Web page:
Two weeks after filing their solution, titled "E-Cycle: Partners for Change," Bearcats for Sustainability were notified that they were one of five finalists that would present their solution to a panel of judges, including executives from the competition's sponsored company. The company was revealed to Bearcats for Sustainability during the final round, but asked to remain anonymous. After judges dispensed feedback on their preliminary submission, Bearcats for Sustainability had 10 days to adjust their solution and create a 30-minute PowerPoint to present virtually in the final round.
“We spent countless hours refining our solution, questioning our assumptions, forecasting financials, creating graphics, conducting secondary research, designing and distributing surveys, analyzing data, and practicing our presentation,” Kurose said. “Our team spent many late nights reworking our presentation to ensure that it addressed the judges’ feedback and presented a holistic solution that met all the competition guidelines.”
On the day of the finals, Bearcats for Sustainability were randomly selected to present first. At 9 a.m., the team logged onto a Zoom call and began their presentation. Lawless, Louw, Kurose and Yan each spoke for approximately seven minutes, and then fielded questions from the judges for about 15 minutes. At the conclusion of their presentation, they were instructed to log on at 4 p.m. for the ceremony that would announce the results of the competition.
“The judges appeared very impressed by our holistic, partnership-focused approach to the challenge,” Kurose said. “They also praised our team for leading with a data-driven solution.”
At 4 p.m., the five finalists logged on along with the case competition organizers and judges. As Bearcats for Sustainability's group text bustled in anticipation of the announcement, the judges provided feedback to each finalist. Next, the team were asked to mute themselves and turn off their cameras, with instructions to turn their cameras back on if they were announced as a winner. As the third- and second-place winners were declared, Bearcats for Sustainability held their collective breath. And then they heard three magic words.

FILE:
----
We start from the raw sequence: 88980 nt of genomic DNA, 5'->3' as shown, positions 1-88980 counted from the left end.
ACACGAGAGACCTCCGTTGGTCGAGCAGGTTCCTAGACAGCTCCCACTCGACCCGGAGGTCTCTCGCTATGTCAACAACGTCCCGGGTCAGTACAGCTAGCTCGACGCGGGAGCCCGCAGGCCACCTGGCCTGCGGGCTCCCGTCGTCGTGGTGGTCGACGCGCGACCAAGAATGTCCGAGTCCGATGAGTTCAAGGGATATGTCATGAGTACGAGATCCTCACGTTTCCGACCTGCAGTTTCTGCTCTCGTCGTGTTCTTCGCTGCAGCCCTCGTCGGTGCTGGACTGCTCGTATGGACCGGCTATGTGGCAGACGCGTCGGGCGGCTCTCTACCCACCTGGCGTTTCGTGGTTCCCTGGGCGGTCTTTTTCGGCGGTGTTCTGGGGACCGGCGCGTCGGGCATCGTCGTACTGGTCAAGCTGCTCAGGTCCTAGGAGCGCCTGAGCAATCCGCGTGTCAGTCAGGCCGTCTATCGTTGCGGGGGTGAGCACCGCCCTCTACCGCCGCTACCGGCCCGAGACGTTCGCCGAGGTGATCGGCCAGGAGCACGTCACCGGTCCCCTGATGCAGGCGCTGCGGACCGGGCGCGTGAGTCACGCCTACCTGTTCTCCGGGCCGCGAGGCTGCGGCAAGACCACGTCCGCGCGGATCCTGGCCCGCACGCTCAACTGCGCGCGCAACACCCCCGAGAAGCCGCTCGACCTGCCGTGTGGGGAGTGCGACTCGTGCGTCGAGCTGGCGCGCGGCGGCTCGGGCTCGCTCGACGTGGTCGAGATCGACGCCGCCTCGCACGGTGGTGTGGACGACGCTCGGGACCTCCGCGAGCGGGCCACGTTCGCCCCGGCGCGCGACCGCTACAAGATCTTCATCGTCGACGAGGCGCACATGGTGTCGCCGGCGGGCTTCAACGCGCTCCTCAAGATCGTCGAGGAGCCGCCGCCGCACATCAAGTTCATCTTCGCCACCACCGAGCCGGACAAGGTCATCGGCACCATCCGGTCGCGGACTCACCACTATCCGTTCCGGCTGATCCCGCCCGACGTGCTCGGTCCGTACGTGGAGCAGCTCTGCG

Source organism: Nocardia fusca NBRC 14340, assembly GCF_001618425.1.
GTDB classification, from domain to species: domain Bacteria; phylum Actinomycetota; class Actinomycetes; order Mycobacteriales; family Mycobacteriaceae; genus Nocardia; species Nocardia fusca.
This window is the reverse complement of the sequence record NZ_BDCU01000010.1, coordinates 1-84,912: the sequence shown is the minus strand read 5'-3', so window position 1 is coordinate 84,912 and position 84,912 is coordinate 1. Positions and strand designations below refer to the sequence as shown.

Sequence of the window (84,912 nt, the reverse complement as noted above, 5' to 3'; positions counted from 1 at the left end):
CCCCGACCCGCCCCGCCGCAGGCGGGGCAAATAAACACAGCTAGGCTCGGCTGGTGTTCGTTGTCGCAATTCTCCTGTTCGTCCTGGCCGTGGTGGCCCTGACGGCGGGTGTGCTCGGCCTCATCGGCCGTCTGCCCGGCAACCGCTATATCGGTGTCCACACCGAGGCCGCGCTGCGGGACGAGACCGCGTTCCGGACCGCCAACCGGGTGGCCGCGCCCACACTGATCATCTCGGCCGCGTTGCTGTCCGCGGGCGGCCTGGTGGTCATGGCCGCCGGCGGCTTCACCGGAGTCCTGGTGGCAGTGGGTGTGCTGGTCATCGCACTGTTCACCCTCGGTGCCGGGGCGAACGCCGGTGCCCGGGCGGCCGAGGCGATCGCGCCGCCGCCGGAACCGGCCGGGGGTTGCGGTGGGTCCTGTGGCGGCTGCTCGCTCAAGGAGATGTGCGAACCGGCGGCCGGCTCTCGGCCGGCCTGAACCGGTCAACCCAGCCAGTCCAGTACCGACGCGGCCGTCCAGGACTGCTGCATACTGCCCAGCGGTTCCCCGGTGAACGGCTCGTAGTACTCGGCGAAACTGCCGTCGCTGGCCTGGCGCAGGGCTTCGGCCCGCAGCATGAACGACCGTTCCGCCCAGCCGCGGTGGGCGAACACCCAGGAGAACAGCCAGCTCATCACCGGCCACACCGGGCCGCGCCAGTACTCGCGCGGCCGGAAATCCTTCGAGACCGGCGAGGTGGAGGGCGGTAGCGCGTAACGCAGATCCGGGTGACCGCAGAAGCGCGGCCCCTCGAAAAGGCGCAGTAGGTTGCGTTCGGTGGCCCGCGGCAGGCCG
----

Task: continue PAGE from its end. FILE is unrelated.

We spent countless hours refining our solution, questioning our assumptions, forecasting financials, creating graphics, conducting secondary research, designing and distributing surveys, analyzing data, and practicing our presentation
Megan Kurose, MBA, MS ’22
“As soon as we heard the words "University of Cincinnati," we turned on our video cameras and cheered,” Kurose said. “We were ecstatic, humbled, and proud to have placed first in the competition. The many revisions to our solution, late nights, and challenges along the way were all worth it.”
Bearcats for Sustainability is splitting their winnings equally, and expressed their desire from the outset to not only to place in the competition and bring pride to Lindner, but also experience a case competition, as none of the team's members had participated in "anything like this before," according to Kurose.
“It ended up being a tremendous learning experience for all of us. We learned an enormous amount about e-waste, which is the world’s fastest growing waste stream, and how to responsibly recycle e-waste products,” Kurose said. “Beyond the topic of e-waste, the competition was a great opportunity to grow our soft skills: teamwork, communication, leadership, responsibility, decisiveness, problem-solving, conflict resolution, and perhaps most importantly, working under time pressure!”
Featured image: Bearcats for Sustainability members (left to right) Keyu Yan, Delyse Lawless, Megan Kurose and Wilhelm Louw. Photo provided.